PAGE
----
Veteran finds best friend’s T-shirt in the mail, 13 years after he was killed in Afghanistan

Former Canadian Armed Forces medic Matthew Heneghan regrets not being able to say a final farewell to his best friend and former colleague Pte. Colin Wilmot, who died in service in Afghanistan more than a decade ago.

So Heneghan, now living in Falkland, B.C., in the North Okanagan, was overwhelmed with joy and sadness last month when he received a surprising Christmas gift: an old Edmonton Oilers T-shirt Wilmot had left behind, neatly folded in a Ziploc bag.

“It was a lot of crying and a lot of confusion to my poor girlfriend sitting beside me, because she had no idea what was going on,” Heneghan, 39, told host Sarah Penton on CBC’s Radio West.

Wilmot, 24, was killed by an explosive device while serving as a medic in Kandahar on July 6, 2008. Raised in Fredericton, he was one of the 158 Canadian Armed Forces members who lost their lives while in service in Afghanistan from 2002 to 2011.

The shirt’s unlikely passage, travelling more than 20,000 kilometres roundtrip and 13 years between friends, is tied up with Heneghan’s own journey through feelings of guilt for having survived when his friend did not.

Private Colin Wilmot served as a medic in Kandahar, Afghanistan. He was killed by an explosive on July 6, 2008. (Submitted by Matthew Heneghan)

Wilmot’s ‘infectious happiness’

Heneghan says their friendship began in 2007, when they served in the same unit at the Edmonton Canadian Forces base, training for deployment to Afghanistan. Together Heneghan and Wilmot drank at local pubs, played video games, watched films and Wilmot’s favourite: Edmonton Oilers’ hockey games.

“He had this infectious happiness about him and instantly was an easy guy to bond with,” Heneghan said.

As a medic with a corporal rank, Heneghan says he was scheduled to be deployed to Afghanistan in early 2008 but ended up not going due to personal reasons, including a struggle with alcohol. 

Heneghan, right, and Wilmot trained for deployment to Afghanistan at the Edmonton Canadian Forces base from 2007 to 2008. (Submitted by Matthew Heneghan)

But Wilmot, who wasn’t scheduled for the tour, asked if he could be deployed — and went.

Heneghan wasn’t able to attend Wilmot’s military funeral. He says he suffered from guilt for years after Wilmot had been killed in the line of duty while he stayed home.

Heneghan worked through some of that guilt by writing A Medic’s Mind in 2019, a memoir that includes a chapter about Wilmot.

A fellow veteran read the memoir, and was moved by Heneghan’s story. Phil Hunter had never met Wilmot but knew his name, because he had been assigned Colin’s old bunk in Kandahar.

‘Good luck charm’ T-shirt

Hunter says he was assigned as an army medic to the same Kandahar outpost, where he found Wilmot’s T-shirt mounted on the wall, covered in sweat and “Afghan moon dust.”

“It [was] kept as a memorial, a bit of a good luck charm,” Hunter, who lives in Thunder Bay, Ont., said on Radio West.

Hunter decided to take down the shirt and bring it back to Canada in 2009.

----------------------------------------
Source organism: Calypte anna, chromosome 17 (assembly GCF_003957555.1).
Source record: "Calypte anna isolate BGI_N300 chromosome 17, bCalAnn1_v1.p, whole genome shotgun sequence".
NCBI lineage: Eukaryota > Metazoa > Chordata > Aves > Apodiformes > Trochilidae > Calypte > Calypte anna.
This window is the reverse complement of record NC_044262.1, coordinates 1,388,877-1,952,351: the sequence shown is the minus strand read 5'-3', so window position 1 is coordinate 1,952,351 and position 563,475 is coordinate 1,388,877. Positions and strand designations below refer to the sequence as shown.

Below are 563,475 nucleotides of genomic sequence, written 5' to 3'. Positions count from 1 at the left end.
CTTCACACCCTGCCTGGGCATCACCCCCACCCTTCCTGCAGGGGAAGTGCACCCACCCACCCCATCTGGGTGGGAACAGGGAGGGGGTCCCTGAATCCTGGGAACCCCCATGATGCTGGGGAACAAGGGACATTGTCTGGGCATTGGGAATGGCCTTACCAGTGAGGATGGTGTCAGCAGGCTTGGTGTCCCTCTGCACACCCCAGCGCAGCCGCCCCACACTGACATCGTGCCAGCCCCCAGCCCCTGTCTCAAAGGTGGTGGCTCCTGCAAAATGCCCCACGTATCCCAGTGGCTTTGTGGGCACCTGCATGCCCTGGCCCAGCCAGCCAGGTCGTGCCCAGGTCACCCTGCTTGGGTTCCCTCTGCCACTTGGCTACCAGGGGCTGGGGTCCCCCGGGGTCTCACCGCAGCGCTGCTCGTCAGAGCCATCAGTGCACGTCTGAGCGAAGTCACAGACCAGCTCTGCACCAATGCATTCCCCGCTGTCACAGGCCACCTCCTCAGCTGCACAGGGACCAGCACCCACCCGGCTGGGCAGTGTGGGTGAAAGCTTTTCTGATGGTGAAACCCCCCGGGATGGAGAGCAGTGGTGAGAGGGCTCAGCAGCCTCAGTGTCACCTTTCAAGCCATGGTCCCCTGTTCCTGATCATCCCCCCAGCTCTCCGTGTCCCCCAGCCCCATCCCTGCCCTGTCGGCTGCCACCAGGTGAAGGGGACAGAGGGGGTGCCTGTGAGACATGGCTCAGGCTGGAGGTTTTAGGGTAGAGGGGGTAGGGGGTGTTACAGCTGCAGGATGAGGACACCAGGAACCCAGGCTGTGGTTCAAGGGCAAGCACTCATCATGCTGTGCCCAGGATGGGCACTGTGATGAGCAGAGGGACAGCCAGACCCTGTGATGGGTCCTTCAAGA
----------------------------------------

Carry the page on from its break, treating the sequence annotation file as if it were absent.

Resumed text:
“For sentimental reasons, I thought it would be better to bring it home than have it just thrown into a burn barrel.”

Soon after returning home, Hunter reached out to Wilmot’s sister to see if she wanted the shirt, but she declined and suggested giving it to a friend of her late brother. 

Finding the right person

Hunter kept the shirt for 12 years until he read Heneghan’s memoir. He reached out to the author in November 2021, although he did not mention Wilmot’s T-shirt.

“I was just so moved by the whole book,” he said. “I got in touch with him and realized this is definitely the right person to send the shirt to.”

“I never believed I should be the permanent custodian of this shirt, but I believe I have found that person in you,” Hunter wrote in a letter that he sent to Heneghan with the shirt.

“I hope you’ll still feel some Colin vibes in it.”

In the interview, Hunter reflected on the exchange. “We all pay a pretty high price for our involvement in the military and losing friends like that,” he said.

“Knowing how important the relationship with Colin was to Matthew, to be able to give him that shirt and give him a piece of it, to be honest, felt pretty good.”

Phil Hunter worked as an army medic at the Kandahar outpost that Wilmot was assigned to. He brought Wilmot’s T-shirt back to Canada in 2009. (Submitted by Phil Hunter)

Heneghan says Wilmot, in heaven, would be grateful for their reunion through the T-shirt.

“Colin was a pretty humble guy,” he said. “He’d be tickled by it, to be honest. He’d probably have that goofy million-dollar smile.”

Heneghan says he’s considering donating Wilmot’s shirt and Hunter’s letter to the Edmonton Oilers hockey club to honour his friend’s legacy.

“They can have it and know not only how important the Oilers organization was to him, but just how important he was to the country.”

A memorial stone commemorating Wilmot at a Canadian Armed Forces outpost in Afghanistan. (Submitted by Matthew Heneghan)

LISTEN | Matthew Heneghan on his friendship with Colin Wilmot

Radio West16:32We speak to a Falkland author whose tribute to a friend killed in Afghanistan led to an unexpected gift

We speak to a Falkland author whose tribute to a friend killed in Afghanistan led to an unexpected gift 16:32

LISTEN | Phil Hunter on why he kept Wilmot’s T-shirt and decided to give it to Heneghan

Radio West12:51An update on a touching story we brought you earlier this week. How a well-loved, grubby Edmonton Oilers t-shirt became a healing moment for a former army medic in Falkland.

An update on a touching story we brought you earlier this week. How a well-loved, grubby Edmonton Oilers t-shirt became a healing moment for a former army medic in Falkland. 12:51

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